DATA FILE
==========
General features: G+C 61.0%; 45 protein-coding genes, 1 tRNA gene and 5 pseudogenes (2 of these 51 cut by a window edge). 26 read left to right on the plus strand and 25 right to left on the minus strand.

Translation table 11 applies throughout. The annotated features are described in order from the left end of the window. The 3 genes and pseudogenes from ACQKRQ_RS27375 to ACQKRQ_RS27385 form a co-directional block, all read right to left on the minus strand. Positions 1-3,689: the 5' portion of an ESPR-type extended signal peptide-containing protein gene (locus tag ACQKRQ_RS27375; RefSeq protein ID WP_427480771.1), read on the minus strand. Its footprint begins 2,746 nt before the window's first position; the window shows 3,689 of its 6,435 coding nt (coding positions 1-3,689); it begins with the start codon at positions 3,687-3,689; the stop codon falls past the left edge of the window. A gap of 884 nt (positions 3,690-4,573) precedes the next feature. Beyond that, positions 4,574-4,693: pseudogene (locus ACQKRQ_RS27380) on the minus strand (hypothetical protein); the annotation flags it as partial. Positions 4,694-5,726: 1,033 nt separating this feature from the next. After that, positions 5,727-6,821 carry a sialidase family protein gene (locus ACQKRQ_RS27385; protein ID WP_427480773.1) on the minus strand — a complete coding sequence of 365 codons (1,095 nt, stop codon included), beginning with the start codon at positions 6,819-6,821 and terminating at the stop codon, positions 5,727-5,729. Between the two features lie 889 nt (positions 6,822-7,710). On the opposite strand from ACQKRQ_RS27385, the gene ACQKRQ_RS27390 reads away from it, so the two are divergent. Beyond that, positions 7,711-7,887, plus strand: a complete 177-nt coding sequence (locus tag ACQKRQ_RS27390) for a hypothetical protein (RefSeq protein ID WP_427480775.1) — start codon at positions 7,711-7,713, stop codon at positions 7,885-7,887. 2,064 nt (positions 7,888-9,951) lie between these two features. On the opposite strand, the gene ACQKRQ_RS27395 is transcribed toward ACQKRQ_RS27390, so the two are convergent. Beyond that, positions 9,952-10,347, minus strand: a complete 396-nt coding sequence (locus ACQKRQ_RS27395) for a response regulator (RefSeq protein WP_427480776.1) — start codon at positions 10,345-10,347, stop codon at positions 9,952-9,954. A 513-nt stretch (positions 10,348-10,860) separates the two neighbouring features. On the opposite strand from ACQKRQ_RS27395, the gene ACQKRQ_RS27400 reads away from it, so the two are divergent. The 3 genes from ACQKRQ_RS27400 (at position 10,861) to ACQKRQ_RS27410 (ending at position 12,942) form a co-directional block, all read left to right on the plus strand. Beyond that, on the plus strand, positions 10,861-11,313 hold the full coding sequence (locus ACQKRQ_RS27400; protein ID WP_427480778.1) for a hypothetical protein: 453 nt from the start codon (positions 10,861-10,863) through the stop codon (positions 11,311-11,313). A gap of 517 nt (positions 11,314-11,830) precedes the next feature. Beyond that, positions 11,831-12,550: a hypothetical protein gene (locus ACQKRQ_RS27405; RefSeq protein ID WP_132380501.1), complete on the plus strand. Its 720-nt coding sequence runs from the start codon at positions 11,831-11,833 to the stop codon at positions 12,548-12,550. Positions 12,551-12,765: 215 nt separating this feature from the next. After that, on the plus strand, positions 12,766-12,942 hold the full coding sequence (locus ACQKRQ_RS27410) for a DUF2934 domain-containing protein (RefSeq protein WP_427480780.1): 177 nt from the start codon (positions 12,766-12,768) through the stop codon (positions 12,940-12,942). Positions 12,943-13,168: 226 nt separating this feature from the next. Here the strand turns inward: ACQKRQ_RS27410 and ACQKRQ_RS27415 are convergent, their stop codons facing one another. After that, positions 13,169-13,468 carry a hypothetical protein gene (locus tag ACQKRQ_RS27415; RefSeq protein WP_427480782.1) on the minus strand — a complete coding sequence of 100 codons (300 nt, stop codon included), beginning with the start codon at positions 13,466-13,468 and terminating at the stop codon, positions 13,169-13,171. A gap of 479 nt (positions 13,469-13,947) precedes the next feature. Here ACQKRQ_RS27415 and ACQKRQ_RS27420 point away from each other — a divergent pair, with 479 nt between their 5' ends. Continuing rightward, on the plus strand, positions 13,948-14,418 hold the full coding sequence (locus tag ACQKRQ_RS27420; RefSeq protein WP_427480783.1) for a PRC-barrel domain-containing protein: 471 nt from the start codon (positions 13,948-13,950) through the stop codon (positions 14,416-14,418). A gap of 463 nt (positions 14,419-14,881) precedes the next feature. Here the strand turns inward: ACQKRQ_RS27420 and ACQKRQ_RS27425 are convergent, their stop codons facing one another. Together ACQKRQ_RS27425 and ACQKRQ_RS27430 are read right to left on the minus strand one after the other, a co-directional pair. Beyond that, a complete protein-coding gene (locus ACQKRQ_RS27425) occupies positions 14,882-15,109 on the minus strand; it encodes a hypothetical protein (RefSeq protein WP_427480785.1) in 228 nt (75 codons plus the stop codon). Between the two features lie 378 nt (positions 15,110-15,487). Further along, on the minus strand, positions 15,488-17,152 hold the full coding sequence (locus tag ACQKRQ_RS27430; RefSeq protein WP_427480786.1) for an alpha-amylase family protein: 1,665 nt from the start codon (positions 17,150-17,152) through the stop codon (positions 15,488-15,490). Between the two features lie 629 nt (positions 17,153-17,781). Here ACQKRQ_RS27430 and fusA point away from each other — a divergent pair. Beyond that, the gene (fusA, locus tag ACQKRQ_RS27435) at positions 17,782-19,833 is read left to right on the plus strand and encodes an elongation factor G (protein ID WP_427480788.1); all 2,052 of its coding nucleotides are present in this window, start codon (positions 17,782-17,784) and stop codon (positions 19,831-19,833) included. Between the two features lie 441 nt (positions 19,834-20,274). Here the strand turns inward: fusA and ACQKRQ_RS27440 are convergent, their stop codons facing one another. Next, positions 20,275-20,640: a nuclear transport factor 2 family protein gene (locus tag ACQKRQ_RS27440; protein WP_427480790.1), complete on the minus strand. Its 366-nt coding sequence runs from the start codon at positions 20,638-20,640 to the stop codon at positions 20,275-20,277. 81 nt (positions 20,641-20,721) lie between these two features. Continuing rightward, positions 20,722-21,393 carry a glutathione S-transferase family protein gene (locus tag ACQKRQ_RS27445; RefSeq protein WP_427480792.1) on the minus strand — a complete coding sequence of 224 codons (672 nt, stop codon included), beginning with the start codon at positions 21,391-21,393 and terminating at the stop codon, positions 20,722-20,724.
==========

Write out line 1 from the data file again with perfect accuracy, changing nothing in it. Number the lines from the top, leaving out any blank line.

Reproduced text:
General features: G+C 61.0%; 45 protein-coding genes, 1 tRNA gene and 5 pseudogenes (2 of these 51 cut by a window edge). 26 read left to right on the plus strand and 25 right to left on the minus strand.